In recent years, officers switched to writing tickets for minor offenses instead of making arrests, while some city prosecutors have stopped hauling people into court for small-time marijuana possession. In 2011, there were about 84,000 misdemeanor drug arrests. Last year, there were less than 24,000.
"The blueprint, I think, is here,'' Shea said. "I think it's time to build on it. There is more work to do for all. We cannot and will not rest until all New Yorkers feel safe.''
Lack of Diversity in Upper Management
Shea, the Queens-bred son of Irish immigrants, worked his way up the ranks over a 28-year NYPD career from Bronx patrolman to chief of detectives. Mayor Bill de Blasio said he was dazzled early on by Shea's intellect and saw him as ``the future of the NYPD.''
Critics, though, pointed to a lack of transparency in the selection process and a continued lack of diversity in the department's upper management. O'Neill's second-in-command, Benjamin Tucker, who is black, said he was disappointed not to get the job.
Aside from criminal justice reforms, Shea must also navigate strained relationships with the police unions and lingering community resentment over how officers are disciplined and what information the department shares with the public.
The city's largest police union accused department leadership of abandoning officers amid a wave of attacks on police with everything from water to a metal chair. In August, the union called on O'Neill to resign after firing an officer for the 2014 chokehold death of Eric Garner.
A spate of officer suicides this year led O'Neill to declare a mental health crisis and to criticism that the department had not done enough to help officers in need. The deaths of two officers in separate friendly fire incidents prompted questions about how the department trains officers to deal with such scenarios.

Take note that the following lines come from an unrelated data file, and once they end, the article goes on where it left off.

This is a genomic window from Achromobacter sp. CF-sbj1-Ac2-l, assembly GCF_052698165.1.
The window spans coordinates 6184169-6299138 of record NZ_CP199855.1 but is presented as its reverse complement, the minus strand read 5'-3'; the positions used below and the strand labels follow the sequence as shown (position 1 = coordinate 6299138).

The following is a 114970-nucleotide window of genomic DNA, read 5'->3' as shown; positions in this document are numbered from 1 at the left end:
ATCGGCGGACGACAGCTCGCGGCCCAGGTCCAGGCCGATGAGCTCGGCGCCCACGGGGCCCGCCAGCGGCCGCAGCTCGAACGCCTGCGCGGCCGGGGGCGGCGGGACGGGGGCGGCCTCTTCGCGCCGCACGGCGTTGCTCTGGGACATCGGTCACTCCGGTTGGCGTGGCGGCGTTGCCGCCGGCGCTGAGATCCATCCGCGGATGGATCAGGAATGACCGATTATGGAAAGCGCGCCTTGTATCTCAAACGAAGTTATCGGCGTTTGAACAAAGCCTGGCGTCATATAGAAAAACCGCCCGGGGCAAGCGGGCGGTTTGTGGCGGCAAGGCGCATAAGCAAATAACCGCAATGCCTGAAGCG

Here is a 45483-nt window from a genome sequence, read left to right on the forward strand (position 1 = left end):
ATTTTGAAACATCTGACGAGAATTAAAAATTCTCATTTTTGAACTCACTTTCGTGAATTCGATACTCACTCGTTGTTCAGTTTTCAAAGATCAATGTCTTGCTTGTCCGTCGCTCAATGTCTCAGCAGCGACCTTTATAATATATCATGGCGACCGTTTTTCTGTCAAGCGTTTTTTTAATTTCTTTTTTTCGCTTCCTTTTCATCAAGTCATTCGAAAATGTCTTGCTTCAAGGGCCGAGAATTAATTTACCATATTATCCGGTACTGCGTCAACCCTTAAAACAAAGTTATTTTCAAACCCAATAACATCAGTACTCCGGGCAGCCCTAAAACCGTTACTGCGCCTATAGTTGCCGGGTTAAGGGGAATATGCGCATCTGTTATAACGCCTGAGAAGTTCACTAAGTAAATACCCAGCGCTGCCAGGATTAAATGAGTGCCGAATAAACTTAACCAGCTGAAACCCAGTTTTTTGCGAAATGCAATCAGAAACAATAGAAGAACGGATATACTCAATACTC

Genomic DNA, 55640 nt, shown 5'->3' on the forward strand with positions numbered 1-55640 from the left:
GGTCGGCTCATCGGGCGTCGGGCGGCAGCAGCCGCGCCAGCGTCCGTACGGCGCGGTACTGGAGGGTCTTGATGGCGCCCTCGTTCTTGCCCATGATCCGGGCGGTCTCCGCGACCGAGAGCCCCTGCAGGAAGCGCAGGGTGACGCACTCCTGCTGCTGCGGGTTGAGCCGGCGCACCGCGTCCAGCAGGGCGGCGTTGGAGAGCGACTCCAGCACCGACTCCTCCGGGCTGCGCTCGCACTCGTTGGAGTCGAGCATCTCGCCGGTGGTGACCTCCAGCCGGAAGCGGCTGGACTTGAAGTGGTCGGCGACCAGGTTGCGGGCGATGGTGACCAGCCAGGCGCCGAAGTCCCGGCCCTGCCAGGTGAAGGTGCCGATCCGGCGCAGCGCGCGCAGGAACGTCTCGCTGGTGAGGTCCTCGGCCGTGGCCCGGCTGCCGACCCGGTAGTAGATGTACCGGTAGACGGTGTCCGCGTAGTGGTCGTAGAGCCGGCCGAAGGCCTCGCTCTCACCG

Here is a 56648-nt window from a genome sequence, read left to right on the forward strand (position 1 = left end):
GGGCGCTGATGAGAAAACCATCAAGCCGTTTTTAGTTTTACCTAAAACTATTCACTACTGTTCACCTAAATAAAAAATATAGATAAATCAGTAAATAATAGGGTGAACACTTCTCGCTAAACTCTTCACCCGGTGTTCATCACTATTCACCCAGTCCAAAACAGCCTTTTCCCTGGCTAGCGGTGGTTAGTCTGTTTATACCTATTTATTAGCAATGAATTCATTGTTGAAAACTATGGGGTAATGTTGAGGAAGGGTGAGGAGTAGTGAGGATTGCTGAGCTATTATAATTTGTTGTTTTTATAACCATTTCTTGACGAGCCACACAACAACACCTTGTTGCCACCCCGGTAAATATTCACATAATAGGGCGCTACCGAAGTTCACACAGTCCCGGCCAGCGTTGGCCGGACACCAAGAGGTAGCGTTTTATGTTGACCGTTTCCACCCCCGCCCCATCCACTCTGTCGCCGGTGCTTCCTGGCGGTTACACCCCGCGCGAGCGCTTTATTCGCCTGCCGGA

The biggest factor in Shea's success or failure, though, will be the crime stats, Giacalone said.
New York City has seen vast drops in crime over the last three decades. Last year, there were 295 homicides in New York City - less than other smaller cities like Chicago and Philadelphia, and a far cry from the 2,154 the city had in 1991.
Recently though, numbers in some crime categories have ticked upward, and a pair of quadruple killings last month, along with attacks on senior citizens and a stray bullet that killed a 14-year-old last week in Queens, have left some people fearing a return of the bad old days.
If crime jumps substantially and the signs at the monthly briefings no longer ring true, it'll be Shea who gets blamed, regardless of what's actually driving it, Giacalone said.
"It's like a musical chair game of crime stats. Nobody wants to be without a chair when the music stops,'' Giacalone said. "Nobody wants to be there when this thing goes to pot, and that's the way it's looking.''
``The deck is stacked against him.' Joseph Giacalone, a former NYPD sergeant who now teaches at John Jay College of Criminal Justice.